|List||Register of the National Estate (Non-statutory archive)|
|Legal Status||Rejected Place|
|Place File No||6/03/032/0065|
|Nominator's Statement of Significance|
|The Kimberley Warm Springs represent a rare land form and habitat, including rare flora and fauna, among which is an endemic snail. Representing special aesthetic values and a long historical association with the Kimberley community. The phenomena is little recorded, consequently it offers the opportunity for scientific investigation. The Kimberley Warm Springs have long been regarded as a special place by members of the local community who are determined to ensure the on-going integrity of the site.|
|Official Values Not Available|
Kimberley Warm Spring is located in an alluvial flat surrounding the Mersey River near the town of Kimberley. The Kimberley Warm Springs Reserve consists of an area of approximately 1.838 hectares of open bush land.
Water percolates up through Quaternary gravel sediment in the south-eastern part of the place into a pool approximately 13m by 20m wide and 1.2m deep.
A stream about 100m long carries the water to a culvert through which the warm water flows into a pool now developed for recreational use. |
The water from the spring is at a constant temperature of 24 - 25 degrees C and is slightly alkaline (pH 7.3). The dissolved solids content is fairly low and it contains mainly bicarbonate and calcium ions. Evidence of the chemical composition of the water suggests that the Kimberley spring may have its origins in a limestone aquifer at depth, with the water gaining its heat from hotter sub-surface materials .
For much of the year, flocculent masses of algae accumulate on the surface and in the benthos of the pool. These appear to be a response to the openness of the site following the clearance of natural vegetation at the edge of the pool.
The constant water temperature sustains a macro-invertebrate community adapted to such conditions and offers opportunities for research into physiological, morphological and life-cycle adaptations of these species.
The spring represents the only one of its kind in the north west of Tasmania. The spring is home to an endimic snail and an alga (Pithophora sp or spp) not previously recorded south of Sydney. The special micro environment created by the warm springs represents a unique habitat profoundly worthy of conservation. The reserve area adjoining the springs has been over cleared in the past although many remnant species remain. The Warm Springs Committee have undertaken to revegetate the area with local native species with a view to shading the springs and reducing algae. Historically the springs were recorded in the midst of dense titree which provided adequate shade to suppress the growth of algae and water weeds. The Kimberley Warm Springs have been a noted tourist attraction since the mid 1800s with frequent references made in travel guides printed between 1810 and 1910. In 1845 Nathaniel Kentish, the Government Surveyer, noted the presence of the springs and commented on their value as a recreational bathing site. It is reported that convicts from the nearby Mersey Probation Station often utilized the secluded spot for a tepid bath.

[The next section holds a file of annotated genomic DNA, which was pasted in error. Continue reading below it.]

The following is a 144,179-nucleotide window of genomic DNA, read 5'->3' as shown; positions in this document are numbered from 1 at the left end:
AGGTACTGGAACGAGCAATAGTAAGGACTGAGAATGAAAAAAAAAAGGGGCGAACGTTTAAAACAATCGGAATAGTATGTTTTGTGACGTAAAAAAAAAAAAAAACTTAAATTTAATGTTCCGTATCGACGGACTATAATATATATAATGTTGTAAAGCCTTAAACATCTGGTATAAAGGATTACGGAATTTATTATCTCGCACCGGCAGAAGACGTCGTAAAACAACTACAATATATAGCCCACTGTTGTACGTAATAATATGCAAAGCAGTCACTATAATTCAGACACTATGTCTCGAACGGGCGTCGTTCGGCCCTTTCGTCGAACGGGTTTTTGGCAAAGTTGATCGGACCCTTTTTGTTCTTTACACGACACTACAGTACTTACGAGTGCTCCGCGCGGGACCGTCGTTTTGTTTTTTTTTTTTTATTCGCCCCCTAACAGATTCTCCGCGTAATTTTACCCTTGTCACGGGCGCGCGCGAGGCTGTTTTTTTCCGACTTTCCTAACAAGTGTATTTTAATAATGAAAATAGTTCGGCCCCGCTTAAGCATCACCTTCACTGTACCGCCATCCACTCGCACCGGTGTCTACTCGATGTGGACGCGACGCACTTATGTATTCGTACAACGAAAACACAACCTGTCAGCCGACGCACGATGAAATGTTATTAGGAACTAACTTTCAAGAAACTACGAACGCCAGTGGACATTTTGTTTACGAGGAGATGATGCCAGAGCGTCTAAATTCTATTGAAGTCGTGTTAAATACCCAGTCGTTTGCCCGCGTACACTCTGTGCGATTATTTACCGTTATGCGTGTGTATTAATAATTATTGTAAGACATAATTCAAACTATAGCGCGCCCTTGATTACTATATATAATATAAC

|History Not Available|
|Condition and Integrity|
|The Warm Springs at Kimberley are semi-developed as a visitor site with modification of the riparian vegetation and introduction of exotic species. The clearance of shading vegetation has led to excessive algal growth which is periodically removed as it covers the naturally sandy bottom of the spring. The emission of warm water continues at a regular rate and the water quality is generally good as it emerges at the spring.|
|About .8ha, within block SP14258, Lot 1, corner of Knutsford Street and Allport Street, Kimberley.|
Becker, Jane (1994) 'Landscape as a Primary Artefact', the growth and decline of Kimberley as a rural settlement in North West Tasmania. NEGP Report. |
Croome K. (1980) The 'hot' spring at Kimberley. Tas. Naturalist 92. 1-5
Horwitz, Pierre - Edith Cowan University, Joondalup WA 09 4055558
Horwitz, Pierre (1991) A Preliminary Investigation into the
Prolific Plant Growth at the Kimberley Warm Springs, Northern
Tasmania. Commissioned Research Report 1991-4. Uni of Tasmaina,
Centre for Environmental Studies. for the Deloraine Municipal Council
and the Dpt Of Resources and Energy.
Houshold, Ian - Earth scientist, Parks and Wildlife Service Tasmania 002 333868
Matthews, W.L. (1978) Thermal springs at Kimberley. Unpublished Report 1978/12. Tasmania Department of Mines.
Ponder W.F. & Colgan D.J. (1992) Conservation of aquatic invertebrates with restricted distribution with special reference to hydrobiid gastropods. Report to Australian National Parks and Wildlife Service
Smith, Brian - Research Associate, Queen Victoria Museum 003 316777
Sharples, Chris - Earth scientist, Forestry Tasmania 002 337166
Report Produced Fri Aug 29 09:56:11 2014